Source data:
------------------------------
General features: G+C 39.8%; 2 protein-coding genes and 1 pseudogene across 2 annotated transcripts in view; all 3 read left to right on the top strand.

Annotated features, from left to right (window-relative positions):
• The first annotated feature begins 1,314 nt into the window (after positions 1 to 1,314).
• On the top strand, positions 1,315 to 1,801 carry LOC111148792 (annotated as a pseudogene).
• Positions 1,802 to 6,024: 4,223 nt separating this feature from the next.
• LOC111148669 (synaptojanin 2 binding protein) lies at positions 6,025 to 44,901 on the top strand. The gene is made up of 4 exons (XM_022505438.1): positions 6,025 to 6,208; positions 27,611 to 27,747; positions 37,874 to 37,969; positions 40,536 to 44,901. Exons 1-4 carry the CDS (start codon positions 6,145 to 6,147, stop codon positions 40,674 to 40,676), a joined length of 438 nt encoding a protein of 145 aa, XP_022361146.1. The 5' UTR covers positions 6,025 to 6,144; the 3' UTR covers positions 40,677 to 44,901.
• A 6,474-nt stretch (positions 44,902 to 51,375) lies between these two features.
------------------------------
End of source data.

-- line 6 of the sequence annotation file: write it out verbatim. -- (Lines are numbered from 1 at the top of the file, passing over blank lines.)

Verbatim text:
• LOC111148669 (synaptojanin 2 binding protein) lies at positions 6,025 to 44,901 on the top strand. The gene is made up of 4 exons (XM_022505438.1): positions 6,025 to 6,208; positions 27,611 to 27,747; positions 37,874 to 37,969; positions 40,536 to 44,901. Exons 1-4 carry the CDS (start codon positions 6,145 to 6,147, stop codon positions 40,674 to 40,676), a joined length of 438 nt encoding a protein of 145 aa, XP_022361146.1. The 5' UTR covers positions 6,025 to 6,144; the 3' UTR covers positions 40,677 to 44,901.